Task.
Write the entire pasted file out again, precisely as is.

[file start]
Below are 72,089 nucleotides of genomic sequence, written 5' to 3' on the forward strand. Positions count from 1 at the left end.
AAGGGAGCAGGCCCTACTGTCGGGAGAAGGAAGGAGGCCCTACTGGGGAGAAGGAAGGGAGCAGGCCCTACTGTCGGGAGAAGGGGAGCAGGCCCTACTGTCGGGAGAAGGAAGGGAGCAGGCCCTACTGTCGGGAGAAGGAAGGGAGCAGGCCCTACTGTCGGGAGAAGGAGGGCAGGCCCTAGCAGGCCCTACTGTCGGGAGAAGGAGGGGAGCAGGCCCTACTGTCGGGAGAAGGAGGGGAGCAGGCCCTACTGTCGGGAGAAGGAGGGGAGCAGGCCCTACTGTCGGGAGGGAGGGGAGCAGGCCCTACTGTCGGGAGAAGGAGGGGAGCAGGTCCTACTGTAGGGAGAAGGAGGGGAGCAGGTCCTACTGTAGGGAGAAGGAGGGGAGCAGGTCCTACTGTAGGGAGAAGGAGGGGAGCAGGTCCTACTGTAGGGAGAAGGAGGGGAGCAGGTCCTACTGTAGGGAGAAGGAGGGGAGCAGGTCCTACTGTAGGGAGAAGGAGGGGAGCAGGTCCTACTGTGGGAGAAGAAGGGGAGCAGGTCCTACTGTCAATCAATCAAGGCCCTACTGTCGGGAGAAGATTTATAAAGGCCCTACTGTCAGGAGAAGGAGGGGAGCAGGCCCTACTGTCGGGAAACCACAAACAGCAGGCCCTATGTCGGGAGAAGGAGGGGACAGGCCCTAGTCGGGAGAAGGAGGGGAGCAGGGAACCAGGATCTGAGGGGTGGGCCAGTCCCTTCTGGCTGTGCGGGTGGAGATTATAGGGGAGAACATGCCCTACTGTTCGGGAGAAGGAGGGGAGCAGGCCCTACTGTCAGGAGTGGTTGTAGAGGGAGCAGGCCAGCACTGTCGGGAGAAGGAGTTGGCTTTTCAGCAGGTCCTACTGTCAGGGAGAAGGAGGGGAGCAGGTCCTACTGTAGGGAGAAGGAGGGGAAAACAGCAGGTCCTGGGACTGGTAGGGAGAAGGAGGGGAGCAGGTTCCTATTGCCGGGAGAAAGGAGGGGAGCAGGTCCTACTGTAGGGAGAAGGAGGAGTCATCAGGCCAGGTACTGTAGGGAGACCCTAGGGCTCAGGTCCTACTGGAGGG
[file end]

Below are 72,089 nucleotides of genomic sequence, written 5' to 3' on the forward strand. Positions count from 1 at the left end.
AAGGGAGCAGGCCCTACTGTCGGGAGAAGGAAGGAGGCCCTACTGGGGAGAAGGAAGGGAGCAGGCCCTACTGTCGGGAGAAGGGGAGCAGGCCCTACTGTCGGGAGAAGGAAGGGAGCAGGCCCTACTGTCGGGAGAAGGAAGGGAGCAGGCCCTACTGTCGGGAGAAGGAGGGCAGGCCCTAGCAGGCCCTACTGTCGGGAGAAGGAGGGGAGCAGGCCCTACTGTCGGGAGAAGGAGGGGAGCAGGCCCTACTGTCGGGAGAAGGAGGGGAGCAGGCCCTACTGTCGGGAGGGAGGGGAGCAGGCCCTACTGTCGGGAGAAGGAGGGGAGCAGGTCCTACTGTAGGGAGAAGGAGGGGAGCAGGTCCTACTGTAGGGAGAAGGAGGGGAGCAGGTCCTACTGTAGGGAGAAGGAGGGGAGCAGGTCCTACTGTAGGGAGAAGGAGGGGAGCAGGTCCTACTGTAGGGAGAAGGAGGGGAGCAGGTCCTACTGTAGGGAGAAGGAGGGGAGCAGGTCCTACTGTGGGAGAAGAAGGGGAGCAGGTCCTACTGTCAATCAATCAAGGCCCTACTGTCGGGAGAAGATTTATAAAGGCCCTACTGTCAGGAGAAGGAGGGGAGCAGGCCCTACTGTCGGGAAACCACAAACAGCAGGCCCTATGTCGGGAGAAGGAGGGGACAGGCCCTAGTCGGGAGAAGGAGGGGAGCAGGGAACCAGGATCTGAGGGGTGGGCCAGTCCCTTCTGGCTGTGCGGGTGGAGATTATAGGGGAGAACATGCCCTACTGTTCGGGAGAAGGAGGGGAGCAGGCCCTACTGTCAGGAGTGGTTGTAGAGGGAGCAGGCCAGCACTGTCGGGAGAAGGAGTTGGCTTTTCAGCAGGTCCTACTGTCAGGGAGAAGGAGGGGAGCAGGTCCTACTGTAGGGAGAAGGAGGGGAAAACAGCAGGTCCTGGGACTGGTAGGGAGAAGGAGGGGAGCAGGTTCCTATTGCCGGGAGAAAGGAGGGGAGCAGGTCCTACTGTAGGGAGAAGGAGGAGTCATCAGGCCAGGTACTGTAGGGAGACCCTAGGGCTCAGGTCCTACTGGAGGG